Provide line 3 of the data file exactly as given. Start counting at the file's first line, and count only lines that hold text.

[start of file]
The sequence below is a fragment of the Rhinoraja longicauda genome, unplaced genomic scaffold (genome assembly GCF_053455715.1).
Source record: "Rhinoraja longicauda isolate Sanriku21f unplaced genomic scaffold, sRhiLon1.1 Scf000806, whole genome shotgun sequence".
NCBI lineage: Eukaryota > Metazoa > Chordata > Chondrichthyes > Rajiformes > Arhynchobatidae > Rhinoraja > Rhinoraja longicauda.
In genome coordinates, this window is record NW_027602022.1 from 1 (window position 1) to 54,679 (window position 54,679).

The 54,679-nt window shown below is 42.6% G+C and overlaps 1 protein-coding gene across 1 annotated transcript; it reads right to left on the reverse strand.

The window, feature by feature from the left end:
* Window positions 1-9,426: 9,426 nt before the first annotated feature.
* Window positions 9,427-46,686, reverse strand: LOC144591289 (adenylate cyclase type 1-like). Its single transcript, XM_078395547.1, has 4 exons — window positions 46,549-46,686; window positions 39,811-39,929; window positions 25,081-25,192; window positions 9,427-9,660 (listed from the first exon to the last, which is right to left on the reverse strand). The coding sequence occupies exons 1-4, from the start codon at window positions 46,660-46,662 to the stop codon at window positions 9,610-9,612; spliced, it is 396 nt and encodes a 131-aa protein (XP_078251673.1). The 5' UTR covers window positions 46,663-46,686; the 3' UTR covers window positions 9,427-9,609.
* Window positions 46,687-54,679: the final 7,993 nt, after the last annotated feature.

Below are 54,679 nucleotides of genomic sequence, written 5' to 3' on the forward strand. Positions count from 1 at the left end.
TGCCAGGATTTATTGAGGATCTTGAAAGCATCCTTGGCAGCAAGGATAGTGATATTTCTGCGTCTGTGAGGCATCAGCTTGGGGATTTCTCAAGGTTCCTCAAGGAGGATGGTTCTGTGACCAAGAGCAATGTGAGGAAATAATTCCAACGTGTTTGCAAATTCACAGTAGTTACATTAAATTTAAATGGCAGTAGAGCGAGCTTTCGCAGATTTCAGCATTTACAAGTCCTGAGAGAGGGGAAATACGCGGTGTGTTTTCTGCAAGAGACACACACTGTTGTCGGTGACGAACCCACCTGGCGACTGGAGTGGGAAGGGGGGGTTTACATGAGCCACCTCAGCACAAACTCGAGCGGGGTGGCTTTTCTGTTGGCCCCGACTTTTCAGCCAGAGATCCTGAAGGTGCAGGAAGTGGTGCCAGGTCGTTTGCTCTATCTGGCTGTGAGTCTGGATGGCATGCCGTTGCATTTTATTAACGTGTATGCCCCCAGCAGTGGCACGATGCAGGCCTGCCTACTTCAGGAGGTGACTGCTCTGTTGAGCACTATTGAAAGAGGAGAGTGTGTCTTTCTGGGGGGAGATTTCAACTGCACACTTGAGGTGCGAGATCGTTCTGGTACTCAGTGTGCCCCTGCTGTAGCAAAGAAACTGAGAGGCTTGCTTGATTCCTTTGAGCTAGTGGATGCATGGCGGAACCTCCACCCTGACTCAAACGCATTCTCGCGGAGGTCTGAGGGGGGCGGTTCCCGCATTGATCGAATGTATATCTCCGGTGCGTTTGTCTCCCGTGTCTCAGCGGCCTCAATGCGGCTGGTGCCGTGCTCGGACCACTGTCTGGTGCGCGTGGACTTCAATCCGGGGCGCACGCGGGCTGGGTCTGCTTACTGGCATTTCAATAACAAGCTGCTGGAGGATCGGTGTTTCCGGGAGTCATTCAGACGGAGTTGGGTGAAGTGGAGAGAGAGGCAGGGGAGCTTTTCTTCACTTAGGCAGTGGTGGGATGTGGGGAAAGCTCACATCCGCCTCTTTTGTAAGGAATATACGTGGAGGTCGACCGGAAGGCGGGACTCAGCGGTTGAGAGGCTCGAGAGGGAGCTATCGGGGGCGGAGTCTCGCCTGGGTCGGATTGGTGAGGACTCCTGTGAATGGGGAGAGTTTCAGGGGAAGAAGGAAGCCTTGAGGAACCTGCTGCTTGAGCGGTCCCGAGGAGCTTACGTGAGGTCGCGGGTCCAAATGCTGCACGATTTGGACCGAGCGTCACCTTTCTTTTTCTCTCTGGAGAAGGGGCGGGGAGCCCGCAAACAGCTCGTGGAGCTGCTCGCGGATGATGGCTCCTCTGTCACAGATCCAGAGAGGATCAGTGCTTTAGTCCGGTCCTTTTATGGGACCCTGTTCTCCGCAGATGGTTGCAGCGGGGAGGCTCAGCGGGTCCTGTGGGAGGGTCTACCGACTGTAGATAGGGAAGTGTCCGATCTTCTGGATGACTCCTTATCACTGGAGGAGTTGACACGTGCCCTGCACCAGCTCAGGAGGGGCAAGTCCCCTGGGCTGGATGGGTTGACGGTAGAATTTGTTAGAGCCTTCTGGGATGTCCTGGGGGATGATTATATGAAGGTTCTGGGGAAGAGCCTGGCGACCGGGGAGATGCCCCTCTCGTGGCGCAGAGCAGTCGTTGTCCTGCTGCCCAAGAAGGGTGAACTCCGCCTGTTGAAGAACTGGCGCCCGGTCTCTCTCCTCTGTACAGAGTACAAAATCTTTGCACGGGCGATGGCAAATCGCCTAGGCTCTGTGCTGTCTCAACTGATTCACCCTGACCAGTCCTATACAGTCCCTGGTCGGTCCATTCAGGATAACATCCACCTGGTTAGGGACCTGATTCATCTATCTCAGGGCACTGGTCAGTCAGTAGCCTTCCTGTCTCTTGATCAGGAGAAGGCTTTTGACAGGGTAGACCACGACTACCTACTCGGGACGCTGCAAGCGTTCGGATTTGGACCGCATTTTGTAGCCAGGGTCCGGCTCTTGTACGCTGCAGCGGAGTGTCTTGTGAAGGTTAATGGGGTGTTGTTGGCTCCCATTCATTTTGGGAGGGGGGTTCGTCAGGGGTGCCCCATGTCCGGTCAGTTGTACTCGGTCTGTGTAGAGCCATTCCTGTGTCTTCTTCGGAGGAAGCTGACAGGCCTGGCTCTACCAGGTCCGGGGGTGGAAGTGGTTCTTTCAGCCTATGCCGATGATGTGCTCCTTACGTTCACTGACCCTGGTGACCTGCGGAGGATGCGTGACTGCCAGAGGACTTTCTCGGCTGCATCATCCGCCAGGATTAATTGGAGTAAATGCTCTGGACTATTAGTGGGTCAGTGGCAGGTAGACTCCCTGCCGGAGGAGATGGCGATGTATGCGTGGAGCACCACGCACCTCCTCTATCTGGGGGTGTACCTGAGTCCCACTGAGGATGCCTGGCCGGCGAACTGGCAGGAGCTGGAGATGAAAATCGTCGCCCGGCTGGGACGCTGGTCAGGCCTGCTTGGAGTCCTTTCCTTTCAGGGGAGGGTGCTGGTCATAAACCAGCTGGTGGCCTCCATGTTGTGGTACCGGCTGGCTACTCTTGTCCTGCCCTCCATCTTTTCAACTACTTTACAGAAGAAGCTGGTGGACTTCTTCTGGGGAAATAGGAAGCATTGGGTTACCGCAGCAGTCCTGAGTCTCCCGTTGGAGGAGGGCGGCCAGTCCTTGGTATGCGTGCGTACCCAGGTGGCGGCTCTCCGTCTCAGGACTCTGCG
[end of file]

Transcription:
NCBI lineage: Eukaryota > Metazoa > Chordata > Chondrichthyes > Rajiformes > Arhynchobatidae > Rhinoraja > Rhinoraja longicauda.